Nov 26 2010
There are some forward-thinking countries in the world who have decided that net.access is a basic human right and are taking steps to provide it to everyone who needs it. When you think about it a little, for many people life without the Net is a difficult one, indeed: it's difficult to apply for jobs if you can't get online. It's indeed difficult to be gainfully employed if you can't get online in some fashion these days. The Net is also, in a very real sense, the repository of a fantastic amount of knowledge and wisdom accumulated by the human raced. How else could you learn how to tear down the engine of a lawnmower, build a windmill and generator, splint a bone, and find high resolution maps and instructions for navigation without a GPS receiver in a hurry? It's easy to forget, amidst the asshattery, trolling, and overly easy to find lack of compassion on the parts of some people who think that not having a face gives them license to make everyone else's day generally miserable how much information that can help improve the lives of people.
We need to remember that there are areas on the globe which really don't have access to the global Net. There are people who could open schools for children, build water filtration systems, and teach themselves basic medicine if they could get online. Unfortunately, these are often the countries where people live on the equivalent of an American dollar or two every day. Insofar as Maslow's hierarchy of needs is concerned, getting online is of far lower priority than having enough food to eat, clean water to drink, and a roof over your head. But, what if there was a cheap, philanthropic way to bring connectivity to those regions? What if we could make those things possible?
About a year ago, a communications satellite called the Terrestar-1 was launched into geosynchronous orbit by the Terrestar Corporation. The size of a bus and massing slightly over 6900 kilograms, the comsat is dripping with transponders and sports an 18 meter dish and is capable of handling mobile communications for an area the size of North America. Unfortunately, in October of 2010 the company filed chapter 11 bankruptcy protection so it can reorganize its operations and not go out of business. During that time, Terrestar-1 has barely seen any traffic, meaning that no one is contracting with the Terrestar Corporation. Toward the end of making it possible for developing countries to connect to the global Net, a consortium is crowdfunding the purchase of the comsat. They are trying to raise $150kus to develop a viable business plan that they can present to prospective corporate investors, develop the corporate structure necessary to purchase such an orbital installation, and hire a few engineers to turn hypothesis into a working plan. Once they've got all of that in place (and it's going to be a big job) they're going to develop an inexpensive astromodem (probably using a reprogrammable software defined radio (which are far from cheap, unfortunately)) that could be used to communicate through the Terrestar-1. They are also going to have to engineer the means to alter the orbit of the satellite (difficult but by no means impossible).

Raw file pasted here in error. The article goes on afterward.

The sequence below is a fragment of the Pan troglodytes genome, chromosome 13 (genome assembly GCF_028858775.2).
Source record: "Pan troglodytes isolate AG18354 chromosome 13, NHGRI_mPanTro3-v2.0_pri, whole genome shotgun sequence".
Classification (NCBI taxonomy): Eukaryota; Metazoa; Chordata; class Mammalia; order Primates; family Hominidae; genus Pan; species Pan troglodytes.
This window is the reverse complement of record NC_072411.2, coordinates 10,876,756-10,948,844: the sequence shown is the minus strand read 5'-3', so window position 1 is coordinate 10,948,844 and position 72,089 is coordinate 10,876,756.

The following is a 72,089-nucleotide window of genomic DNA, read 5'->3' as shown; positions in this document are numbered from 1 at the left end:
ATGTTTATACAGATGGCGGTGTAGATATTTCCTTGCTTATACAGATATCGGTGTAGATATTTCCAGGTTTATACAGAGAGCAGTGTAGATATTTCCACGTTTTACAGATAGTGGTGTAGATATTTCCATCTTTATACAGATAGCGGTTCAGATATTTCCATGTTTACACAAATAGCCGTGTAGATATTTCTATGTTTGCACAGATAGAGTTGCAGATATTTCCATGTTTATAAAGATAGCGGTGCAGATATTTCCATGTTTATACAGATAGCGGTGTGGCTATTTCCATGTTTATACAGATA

Everyone with a suitable astromdem living in the satellite's footprint will be able to make use of the Terrestar-1 once it's been moved into position. The consortium will also be reselling bandwith to telecom companies to generate a stream of revenue which will be used to maintain the Terrestar-1; one supposes that running a comsat is far from cheap.
Now I have to be honest with you, I'm a little skeptical of this plan. I don't really know who abasicright.org is; I don't know anyone who works for or with them and I'm not involved with them, I've only heard a little about them prior to today. They say that they've got the backing of some highly visible organizations, including NASA, the National Space Society, TEDxAthens, and Deutsche Telekom Laboratories. Their listed advisory team also contains some very well known names. What I fail to see at this time, however, are missives from those organizations that say "Yes, we're helping ahumanright.org with this major undertaking. We'll vouch for them." So what I'm calling for is this: a little crowdsourced intelligence gathering and analysis. I'm going to do some nosing around to see how much of their background I can verify, and I'm asking all of you who read this to do your own investigating and we'll pool our information and discuss it. Post links to this post everywhere you hang out and let's spread the word.
If this project is on the up-and-up we can help it take off and bring the project to life. If it's a scam we can determine that, too, and get the word out if it is.
This scheme could either do an awesome amount of good in the world, or it could be an awesomely audacious rip off. Either way, its scale needs to be determined. Let's get to it.